SAN JOSE, Calif. — A federal judge in California on June 13 ruled that an architect and his firm have not shown that they have standing to bring claims for violation of the Racketeer Influenced and Corrupt Organizations Act in a trade secret misappropriation and RICO lawsuit by failing to provide sufficient evidence that they were victims of any predicate act (Eli Attia, et al. v. Google LLC, et al., No. 17-6037, N.D. Calif., 2018 U.S. Dist. LEXIS 99400).
WASHINGTON, D.C. — At the federal government’s suggestion, the U.S. Supreme Court in its June 18 orders list granted certiorari to Apple Inc. to decide a question of when consumers are direct or indirect purchasers related to their standing to sue a manufacturer for monopolization under the Sherman Act in the context of prices for iPhone apps set by app developers (Apple Inc. v. Robert Pepper, et al., No. 17-204, U.S. Sup.).
WASHINGTON, D.C. — In a May 31 petition for certiorari, a software support firm argues that a prevailing party can be awarded only taxable, not nontaxable costs, under the Copyright, asking the U.S. Supreme Court to resolve a difference of opinions among the circuit courts of appeal on the issue (Rimini Street Inc., et al. v. Oracle USA Inc., et al.., No. 17-1625, U.S. Sup.).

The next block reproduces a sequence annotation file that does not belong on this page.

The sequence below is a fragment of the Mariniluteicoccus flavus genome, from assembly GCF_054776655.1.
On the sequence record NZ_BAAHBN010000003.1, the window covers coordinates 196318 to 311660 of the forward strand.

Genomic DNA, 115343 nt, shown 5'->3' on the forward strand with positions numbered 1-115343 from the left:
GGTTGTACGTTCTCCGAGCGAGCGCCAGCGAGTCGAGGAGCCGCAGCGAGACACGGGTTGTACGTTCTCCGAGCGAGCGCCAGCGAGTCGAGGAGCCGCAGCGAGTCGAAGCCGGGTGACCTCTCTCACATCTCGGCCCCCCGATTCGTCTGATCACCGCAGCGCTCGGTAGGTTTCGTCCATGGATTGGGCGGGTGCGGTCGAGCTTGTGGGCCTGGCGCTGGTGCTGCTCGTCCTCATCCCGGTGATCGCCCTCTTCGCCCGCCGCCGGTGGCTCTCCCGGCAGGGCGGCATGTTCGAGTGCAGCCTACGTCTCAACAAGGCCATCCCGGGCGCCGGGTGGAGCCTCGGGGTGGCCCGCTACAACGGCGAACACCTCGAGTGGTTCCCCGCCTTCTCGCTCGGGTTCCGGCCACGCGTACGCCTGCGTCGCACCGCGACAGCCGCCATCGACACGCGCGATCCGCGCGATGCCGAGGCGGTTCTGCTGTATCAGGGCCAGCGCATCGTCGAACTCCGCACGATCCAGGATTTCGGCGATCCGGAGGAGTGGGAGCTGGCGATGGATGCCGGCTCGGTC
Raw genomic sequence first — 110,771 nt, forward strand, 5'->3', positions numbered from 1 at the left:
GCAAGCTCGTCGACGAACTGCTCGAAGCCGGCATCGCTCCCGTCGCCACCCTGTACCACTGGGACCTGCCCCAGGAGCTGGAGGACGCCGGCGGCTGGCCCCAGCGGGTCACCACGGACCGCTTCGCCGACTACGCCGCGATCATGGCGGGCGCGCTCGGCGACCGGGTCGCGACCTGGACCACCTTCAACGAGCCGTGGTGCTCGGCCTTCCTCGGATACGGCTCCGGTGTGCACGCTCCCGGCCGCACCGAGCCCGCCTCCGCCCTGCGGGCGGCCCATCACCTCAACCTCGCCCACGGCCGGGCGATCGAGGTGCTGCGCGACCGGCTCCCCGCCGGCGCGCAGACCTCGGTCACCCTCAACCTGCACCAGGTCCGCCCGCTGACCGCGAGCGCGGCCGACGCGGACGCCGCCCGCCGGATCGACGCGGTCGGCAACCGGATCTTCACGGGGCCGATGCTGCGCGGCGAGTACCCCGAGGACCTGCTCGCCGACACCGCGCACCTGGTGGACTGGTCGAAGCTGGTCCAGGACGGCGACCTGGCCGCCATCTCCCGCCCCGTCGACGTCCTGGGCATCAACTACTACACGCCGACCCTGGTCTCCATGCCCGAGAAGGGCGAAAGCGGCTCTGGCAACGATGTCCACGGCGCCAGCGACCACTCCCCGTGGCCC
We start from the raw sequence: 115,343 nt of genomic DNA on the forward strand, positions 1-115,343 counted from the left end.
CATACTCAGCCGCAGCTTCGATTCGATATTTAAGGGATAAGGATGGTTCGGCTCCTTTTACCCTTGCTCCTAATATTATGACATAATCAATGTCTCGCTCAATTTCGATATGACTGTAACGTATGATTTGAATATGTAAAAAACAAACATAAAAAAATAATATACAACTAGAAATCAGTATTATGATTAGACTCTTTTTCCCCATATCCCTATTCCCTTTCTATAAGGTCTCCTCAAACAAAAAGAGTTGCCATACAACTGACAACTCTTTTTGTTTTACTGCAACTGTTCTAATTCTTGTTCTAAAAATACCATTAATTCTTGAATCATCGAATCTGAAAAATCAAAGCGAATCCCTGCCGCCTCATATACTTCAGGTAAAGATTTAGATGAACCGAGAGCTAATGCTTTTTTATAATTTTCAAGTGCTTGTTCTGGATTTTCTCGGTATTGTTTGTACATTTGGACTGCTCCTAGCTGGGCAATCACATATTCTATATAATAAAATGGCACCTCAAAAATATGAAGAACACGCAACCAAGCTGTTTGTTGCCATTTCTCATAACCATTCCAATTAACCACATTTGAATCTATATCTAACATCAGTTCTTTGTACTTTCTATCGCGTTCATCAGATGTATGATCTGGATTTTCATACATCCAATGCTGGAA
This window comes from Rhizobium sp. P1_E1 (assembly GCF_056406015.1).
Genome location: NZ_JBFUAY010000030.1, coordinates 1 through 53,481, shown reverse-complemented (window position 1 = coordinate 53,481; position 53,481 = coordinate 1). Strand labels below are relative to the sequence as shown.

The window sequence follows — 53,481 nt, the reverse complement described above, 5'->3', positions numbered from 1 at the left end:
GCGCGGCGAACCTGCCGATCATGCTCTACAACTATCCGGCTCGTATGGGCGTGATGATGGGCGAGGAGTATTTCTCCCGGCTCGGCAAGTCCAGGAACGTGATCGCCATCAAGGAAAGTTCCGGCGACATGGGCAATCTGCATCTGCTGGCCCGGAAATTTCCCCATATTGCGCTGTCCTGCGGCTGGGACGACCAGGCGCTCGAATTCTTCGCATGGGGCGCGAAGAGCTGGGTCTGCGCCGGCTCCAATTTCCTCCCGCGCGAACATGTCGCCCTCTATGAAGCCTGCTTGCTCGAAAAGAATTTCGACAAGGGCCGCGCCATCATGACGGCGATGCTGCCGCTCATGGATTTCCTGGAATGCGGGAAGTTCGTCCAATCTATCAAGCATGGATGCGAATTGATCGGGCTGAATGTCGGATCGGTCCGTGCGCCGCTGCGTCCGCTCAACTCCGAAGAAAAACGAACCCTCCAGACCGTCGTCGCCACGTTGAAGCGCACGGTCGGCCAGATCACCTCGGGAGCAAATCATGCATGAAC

WASHINGTON, D.C. — Nonprofit organizations The Electronic Frontier Foundation (EFF) and Public Knowledge (PK) were among the interested parties that filed amicus curiae briefs with the Federal Circuit U.S. Court of Appeals on June 11 and 12 in support of Google LLC’s petition for rehearing en banc, arguing that a panel ruling over Google’s use of Java technology in its Android smartphone operating system ignored fair use case law and could have a detrimental impact on technological innovations (Oracle America Inc. v. Google LLC, Nos. 17-1118, -1202, Fed. Cir.).
ALEXANDRIA, Va. — A patent covering data compression claims “known compression concepts,” Amazon.com Inc., Hulu LLC and Netflix Inc. assert in a June 4 petition for inter partes review (IPR) by the Patent Trial and Appeal Board (Amazon.com Inc., et al. v. Realtime Adaptive Streaming LLC, No. IPR2018-01187, PTAB).
SAN FRANCISCO — In a June 6 response brief, a data analytics firm tells the Ninth Circuit U.S. Court of Appeals that a recent California federal court ruling in favor of Ticketmaster LLC is not applicable to the present appeal regarding access under the Computer Fraud and Abuse Act (CFAA) (hiQ Labs Inc. v. LinkedIn Corp., No. 17-16783, 9th Cir.).